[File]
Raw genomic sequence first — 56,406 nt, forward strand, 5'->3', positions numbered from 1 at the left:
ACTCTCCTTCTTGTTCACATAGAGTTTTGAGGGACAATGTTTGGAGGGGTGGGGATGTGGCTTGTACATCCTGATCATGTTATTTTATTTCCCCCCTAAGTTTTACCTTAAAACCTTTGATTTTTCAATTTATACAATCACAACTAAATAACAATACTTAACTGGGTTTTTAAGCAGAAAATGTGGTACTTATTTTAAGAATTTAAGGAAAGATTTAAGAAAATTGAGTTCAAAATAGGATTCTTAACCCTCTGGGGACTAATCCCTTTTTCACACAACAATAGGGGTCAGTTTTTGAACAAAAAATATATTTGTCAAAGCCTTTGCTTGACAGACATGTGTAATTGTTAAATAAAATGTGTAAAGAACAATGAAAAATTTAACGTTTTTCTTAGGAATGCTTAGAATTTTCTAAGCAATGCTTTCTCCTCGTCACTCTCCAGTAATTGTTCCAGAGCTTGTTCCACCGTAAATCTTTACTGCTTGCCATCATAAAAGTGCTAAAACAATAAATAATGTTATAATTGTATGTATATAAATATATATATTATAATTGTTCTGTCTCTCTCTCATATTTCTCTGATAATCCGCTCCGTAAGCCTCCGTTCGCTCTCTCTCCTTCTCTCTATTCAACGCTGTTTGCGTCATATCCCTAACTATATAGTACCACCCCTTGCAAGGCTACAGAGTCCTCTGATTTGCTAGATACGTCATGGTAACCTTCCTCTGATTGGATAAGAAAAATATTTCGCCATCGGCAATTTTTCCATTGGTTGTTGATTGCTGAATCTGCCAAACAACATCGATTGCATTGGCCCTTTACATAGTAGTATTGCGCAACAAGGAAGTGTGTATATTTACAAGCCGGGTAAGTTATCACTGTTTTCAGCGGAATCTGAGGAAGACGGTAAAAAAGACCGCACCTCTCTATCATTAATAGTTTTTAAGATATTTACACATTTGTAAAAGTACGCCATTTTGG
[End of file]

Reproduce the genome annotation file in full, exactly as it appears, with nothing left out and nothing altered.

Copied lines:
Raw genomic sequence first — 56,406 nt, forward strand, 5'->3', positions numbered from 1 at the left:
ACTCTCCTTCTTGTTCACATAGAGTTTTGAGGGACAATGTTTGGAGGGGTGGGGATGTGGCTTGTACATCCTGATCATGTTATTTTATTTCCCCCCTAAGTTTTACCTTAAAACCTTTGATTTTTCAATTTATACAATCACAACTAAATAACAATACTTAACTGGGTTTTTAAGCAGAAAATGTGGTACTTATTTTAAGAATTTAAGGAAAGATTTAAGAAAATTGAGTTCAAAATAGGATTCTTAACCCTCTGGGGACTAATCCCTTTTTCACACAACAATAGGGGTCAGTTTTTGAACAAAAAATATATTTGTCAAAGCCTTTGCTTGACAGACATGTGTAATTGTTAAATAAAATGTGTAAAGAACAATGAAAAATTTAACGTTTTTCTTAGGAATGCTTAGAATTTTCTAAGCAATGCTTTCTCCTCGTCACTCTCCAGTAATTGTTCCAGAGCTTGTTCCACCGTAAATCTTTACTGCTTGCCATCATAAAAGTGCTAAAACAATAAATAATGTTATAATTGTATGTATATAAATATATATATTATAATTGTTCTGTCTCTCTCTCATATTTCTCTGATAATCCGCTCCGTAAGCCTCCGTTCGCTCTCTCTCCTTCTCTCTATTCAACGCTGTTTGCGTCATATCCCTAACTATATAGTACCACCCCTTGCAAGGCTACAGAGTCCTCTGATTTGCTAGATACGTCATGGTAACCTTCCTCTGATTGGATAAGAAAAATATTTCGCCATCGGCAATTTTTCCATTGGTTGTTGATTGCTGAATCTGCCAAACAACATCGATTGCATTGGCCCTTTACATAGTAGTATTGCGCAACAAGGAAGTGTGTATATTTACAAGCCGGGTAAGTTATCACTGTTTTCAGCGGAATCTGAGGAAGACGGTAAAAAAGACCGCACCTCTCTATCATTAATAGTTTTTAAGATATTTACACATTTGTAAAAGTACGCCATTTTGG